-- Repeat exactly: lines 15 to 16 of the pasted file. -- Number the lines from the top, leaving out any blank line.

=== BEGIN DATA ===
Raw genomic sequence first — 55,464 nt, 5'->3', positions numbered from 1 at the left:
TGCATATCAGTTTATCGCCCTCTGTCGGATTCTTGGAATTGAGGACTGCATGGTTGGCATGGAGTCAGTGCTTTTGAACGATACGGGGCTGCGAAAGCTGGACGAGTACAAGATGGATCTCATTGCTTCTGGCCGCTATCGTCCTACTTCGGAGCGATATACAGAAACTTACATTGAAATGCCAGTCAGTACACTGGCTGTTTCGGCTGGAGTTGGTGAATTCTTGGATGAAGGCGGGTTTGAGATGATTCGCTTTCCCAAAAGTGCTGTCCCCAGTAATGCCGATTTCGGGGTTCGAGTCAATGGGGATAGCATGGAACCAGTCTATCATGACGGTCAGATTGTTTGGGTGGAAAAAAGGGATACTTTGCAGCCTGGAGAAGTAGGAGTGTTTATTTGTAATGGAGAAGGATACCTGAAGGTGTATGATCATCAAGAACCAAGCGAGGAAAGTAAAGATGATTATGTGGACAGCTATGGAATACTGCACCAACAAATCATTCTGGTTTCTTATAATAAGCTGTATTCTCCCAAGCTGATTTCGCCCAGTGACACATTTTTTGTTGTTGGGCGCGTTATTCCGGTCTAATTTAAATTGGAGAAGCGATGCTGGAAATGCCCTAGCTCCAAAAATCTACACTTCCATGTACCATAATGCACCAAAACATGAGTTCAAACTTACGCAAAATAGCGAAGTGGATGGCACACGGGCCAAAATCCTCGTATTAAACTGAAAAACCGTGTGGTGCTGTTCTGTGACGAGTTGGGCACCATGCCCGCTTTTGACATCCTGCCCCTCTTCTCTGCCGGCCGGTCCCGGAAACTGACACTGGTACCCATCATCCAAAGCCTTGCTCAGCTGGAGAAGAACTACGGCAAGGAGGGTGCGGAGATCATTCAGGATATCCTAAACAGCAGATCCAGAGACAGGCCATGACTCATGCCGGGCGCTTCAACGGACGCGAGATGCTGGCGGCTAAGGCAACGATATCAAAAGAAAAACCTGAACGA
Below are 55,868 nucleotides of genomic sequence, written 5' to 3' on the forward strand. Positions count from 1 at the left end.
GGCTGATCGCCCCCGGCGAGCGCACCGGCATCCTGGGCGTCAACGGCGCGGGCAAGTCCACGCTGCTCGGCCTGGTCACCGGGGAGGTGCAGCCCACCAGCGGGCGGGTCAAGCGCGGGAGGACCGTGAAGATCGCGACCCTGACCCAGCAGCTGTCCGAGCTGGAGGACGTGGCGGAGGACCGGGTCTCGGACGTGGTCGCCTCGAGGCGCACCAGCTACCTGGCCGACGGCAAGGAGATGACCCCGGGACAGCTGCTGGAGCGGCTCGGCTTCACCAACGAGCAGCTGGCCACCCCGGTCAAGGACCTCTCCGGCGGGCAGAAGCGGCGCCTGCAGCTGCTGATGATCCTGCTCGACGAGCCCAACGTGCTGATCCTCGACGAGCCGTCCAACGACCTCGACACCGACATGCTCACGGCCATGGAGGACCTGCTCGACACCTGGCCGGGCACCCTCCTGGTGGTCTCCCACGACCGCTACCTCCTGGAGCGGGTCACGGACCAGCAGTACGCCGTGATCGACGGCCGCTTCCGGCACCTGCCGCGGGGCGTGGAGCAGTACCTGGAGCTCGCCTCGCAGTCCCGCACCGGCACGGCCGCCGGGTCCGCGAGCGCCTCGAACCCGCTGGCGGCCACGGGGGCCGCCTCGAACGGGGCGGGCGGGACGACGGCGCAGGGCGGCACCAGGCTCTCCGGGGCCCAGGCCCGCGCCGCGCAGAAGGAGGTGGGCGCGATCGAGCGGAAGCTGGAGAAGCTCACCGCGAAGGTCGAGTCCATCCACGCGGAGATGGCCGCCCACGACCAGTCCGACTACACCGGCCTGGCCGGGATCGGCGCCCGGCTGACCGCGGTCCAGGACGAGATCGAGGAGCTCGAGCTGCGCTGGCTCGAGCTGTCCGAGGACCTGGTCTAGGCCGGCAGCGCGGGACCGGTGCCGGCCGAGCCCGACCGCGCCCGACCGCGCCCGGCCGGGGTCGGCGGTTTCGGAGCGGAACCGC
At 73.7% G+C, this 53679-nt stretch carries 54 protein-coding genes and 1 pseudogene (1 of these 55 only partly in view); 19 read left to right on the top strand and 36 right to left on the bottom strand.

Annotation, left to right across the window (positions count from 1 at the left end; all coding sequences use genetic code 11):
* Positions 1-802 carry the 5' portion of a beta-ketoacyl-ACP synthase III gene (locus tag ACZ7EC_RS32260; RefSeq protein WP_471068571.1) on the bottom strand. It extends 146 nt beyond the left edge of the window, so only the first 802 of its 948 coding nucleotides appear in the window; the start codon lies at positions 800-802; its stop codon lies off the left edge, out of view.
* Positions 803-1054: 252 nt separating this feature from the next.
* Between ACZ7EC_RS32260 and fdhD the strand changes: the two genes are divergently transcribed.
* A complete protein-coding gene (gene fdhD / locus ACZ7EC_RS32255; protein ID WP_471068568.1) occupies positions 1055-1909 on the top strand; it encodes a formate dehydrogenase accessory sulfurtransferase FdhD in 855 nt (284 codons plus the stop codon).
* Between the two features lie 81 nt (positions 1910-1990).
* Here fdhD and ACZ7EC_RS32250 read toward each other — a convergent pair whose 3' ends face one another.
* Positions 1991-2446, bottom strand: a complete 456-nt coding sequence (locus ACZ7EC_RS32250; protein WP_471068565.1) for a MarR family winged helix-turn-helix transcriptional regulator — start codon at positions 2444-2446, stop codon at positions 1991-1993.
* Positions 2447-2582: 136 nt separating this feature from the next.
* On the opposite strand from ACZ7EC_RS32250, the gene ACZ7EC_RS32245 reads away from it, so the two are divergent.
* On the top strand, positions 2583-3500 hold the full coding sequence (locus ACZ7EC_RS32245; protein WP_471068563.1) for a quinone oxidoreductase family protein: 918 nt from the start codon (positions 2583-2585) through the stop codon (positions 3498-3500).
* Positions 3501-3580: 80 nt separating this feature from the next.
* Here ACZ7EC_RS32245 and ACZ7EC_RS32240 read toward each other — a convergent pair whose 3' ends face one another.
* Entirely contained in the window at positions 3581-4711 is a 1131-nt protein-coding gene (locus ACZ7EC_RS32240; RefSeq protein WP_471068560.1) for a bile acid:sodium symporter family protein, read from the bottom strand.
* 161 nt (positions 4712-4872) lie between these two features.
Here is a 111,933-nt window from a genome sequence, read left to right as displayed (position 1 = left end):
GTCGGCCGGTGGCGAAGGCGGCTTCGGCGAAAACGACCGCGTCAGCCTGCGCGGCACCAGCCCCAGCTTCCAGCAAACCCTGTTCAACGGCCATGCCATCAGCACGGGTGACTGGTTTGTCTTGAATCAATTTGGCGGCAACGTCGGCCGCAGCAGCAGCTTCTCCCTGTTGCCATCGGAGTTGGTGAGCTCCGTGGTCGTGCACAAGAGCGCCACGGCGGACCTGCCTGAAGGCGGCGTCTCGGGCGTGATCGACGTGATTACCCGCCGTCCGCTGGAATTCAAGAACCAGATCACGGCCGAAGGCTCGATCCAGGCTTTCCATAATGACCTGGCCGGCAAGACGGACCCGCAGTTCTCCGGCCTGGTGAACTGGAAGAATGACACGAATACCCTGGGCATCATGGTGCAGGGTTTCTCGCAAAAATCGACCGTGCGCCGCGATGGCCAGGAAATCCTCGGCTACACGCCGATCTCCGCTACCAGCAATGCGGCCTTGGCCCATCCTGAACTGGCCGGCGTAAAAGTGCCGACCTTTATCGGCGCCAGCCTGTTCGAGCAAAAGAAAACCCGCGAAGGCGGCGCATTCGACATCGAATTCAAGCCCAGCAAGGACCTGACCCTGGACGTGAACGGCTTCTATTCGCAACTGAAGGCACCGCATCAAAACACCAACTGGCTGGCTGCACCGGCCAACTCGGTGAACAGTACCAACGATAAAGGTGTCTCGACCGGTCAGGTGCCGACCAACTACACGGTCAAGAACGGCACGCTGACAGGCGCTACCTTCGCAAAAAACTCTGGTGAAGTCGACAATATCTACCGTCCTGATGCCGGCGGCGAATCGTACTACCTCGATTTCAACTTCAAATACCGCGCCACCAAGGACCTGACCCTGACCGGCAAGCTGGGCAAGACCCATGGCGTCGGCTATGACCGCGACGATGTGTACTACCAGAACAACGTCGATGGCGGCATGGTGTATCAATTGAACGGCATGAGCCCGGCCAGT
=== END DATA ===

* On the opposite strand from ACZ7EC_RS32250, the gene ACZ7EC_RS32245 reads away from it, so the two are divergent.
* On the top strand, positions 2583-3500 hold the full coding sequence (locus ACZ7EC_RS32245; protein WP_471068563.1) for a quinone oxidoreductase family protein: 918 nt from the start codon (positions 2583-2585) through the stop codon (positions 3498-3500).